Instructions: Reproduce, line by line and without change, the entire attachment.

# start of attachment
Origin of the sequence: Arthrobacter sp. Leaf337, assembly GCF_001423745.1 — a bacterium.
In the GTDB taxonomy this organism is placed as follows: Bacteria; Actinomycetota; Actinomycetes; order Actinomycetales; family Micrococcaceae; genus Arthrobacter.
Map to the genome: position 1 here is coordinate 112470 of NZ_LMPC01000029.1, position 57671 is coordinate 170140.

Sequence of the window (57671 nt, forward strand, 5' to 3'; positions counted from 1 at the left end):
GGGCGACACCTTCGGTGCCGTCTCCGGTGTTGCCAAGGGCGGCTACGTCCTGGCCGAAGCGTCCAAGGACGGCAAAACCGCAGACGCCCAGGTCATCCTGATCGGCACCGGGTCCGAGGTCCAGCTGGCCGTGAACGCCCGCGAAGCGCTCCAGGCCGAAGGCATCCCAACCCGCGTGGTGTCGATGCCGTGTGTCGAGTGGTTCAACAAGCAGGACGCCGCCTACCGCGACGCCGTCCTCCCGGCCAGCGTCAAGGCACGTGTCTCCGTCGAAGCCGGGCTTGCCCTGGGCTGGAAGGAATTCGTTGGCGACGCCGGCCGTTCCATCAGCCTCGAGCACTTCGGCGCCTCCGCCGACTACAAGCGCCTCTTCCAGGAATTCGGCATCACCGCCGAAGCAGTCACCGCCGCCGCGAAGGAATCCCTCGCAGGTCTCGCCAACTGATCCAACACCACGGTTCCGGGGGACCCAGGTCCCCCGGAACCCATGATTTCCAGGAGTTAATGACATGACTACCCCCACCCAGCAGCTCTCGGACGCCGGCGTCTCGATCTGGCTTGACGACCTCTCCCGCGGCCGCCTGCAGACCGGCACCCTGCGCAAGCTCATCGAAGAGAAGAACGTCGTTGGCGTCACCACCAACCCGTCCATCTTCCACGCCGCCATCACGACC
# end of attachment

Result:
Origin of the sequence: Arthrobacter sp. Leaf337, assembly GCF_001423745.1 — a bacterium.
In the GTDB taxonomy this organism is placed as follows: Bacteria; Actinomycetota; Actinomycetes; order Actinomycetales; family Micrococcaceae; genus Arthrobacter.
Map to the genome: position 1 here is coordinate 112470 of NZ_LMPC01000029.1, position 57671 is coordinate 170140.

Sequence of the window (57671 nt, forward strand, 5' to 3'; positions counted from 1 at the left end):
GGGCGACACCTTCGGTGCCGTCTCCGGTGTTGCCAAGGGCGGCTACGTCCTGGCCGAAGCGTCCAAGGACGGCAAAACCGCAGACGCCCAGGTCATCCTGATCGGCACCGGGTCCGAGGTCCAGCTGGCCGTGAACGCCCGCGAAGCGCTCCAGGCCGAAGGCATCCCAACCCGCGTGGTGTCGATGCCGTGTGTCGAGTGGTTCAACAAGCAGGACGCCGCCTACCGCGACGCCGTCCTCCCGGCCAGCGTCAAGGCACGTGTCTCCGTCGAAGCCGGGCTTGCCCTGGGCTGGAAGGAATTCGTTGGCGACGCCGGCCGTTCCATCAGCCTCGAGCACTTCGGCGCCTCCGCCGACTACAAGCGCCTCTTCCAGGAATTCGGCATCACCGCCGAAGCAGTCACCGCCGCCGCGAAGGAATCCCTCGCAGGTCTCGCCAACTGATCCAACACCACGGTTCCGGGGGACCCAGGTCCCCCGGAACCCATGATTTCCAGGAGTTAATGACATGACTACCCCCACCCAGCAGCTCTCGGACGCCGGCGTCTCGATCTGGCTTGACGACCTCTCCCGCGGCCGCCTGCAGACCGGCACCCTGCGCAAGCTCATCGAAGAGAAGAACGTCGTTGGCGTCACCACCAACCCGTCCATCTTCCACGCCGCCATCACGACC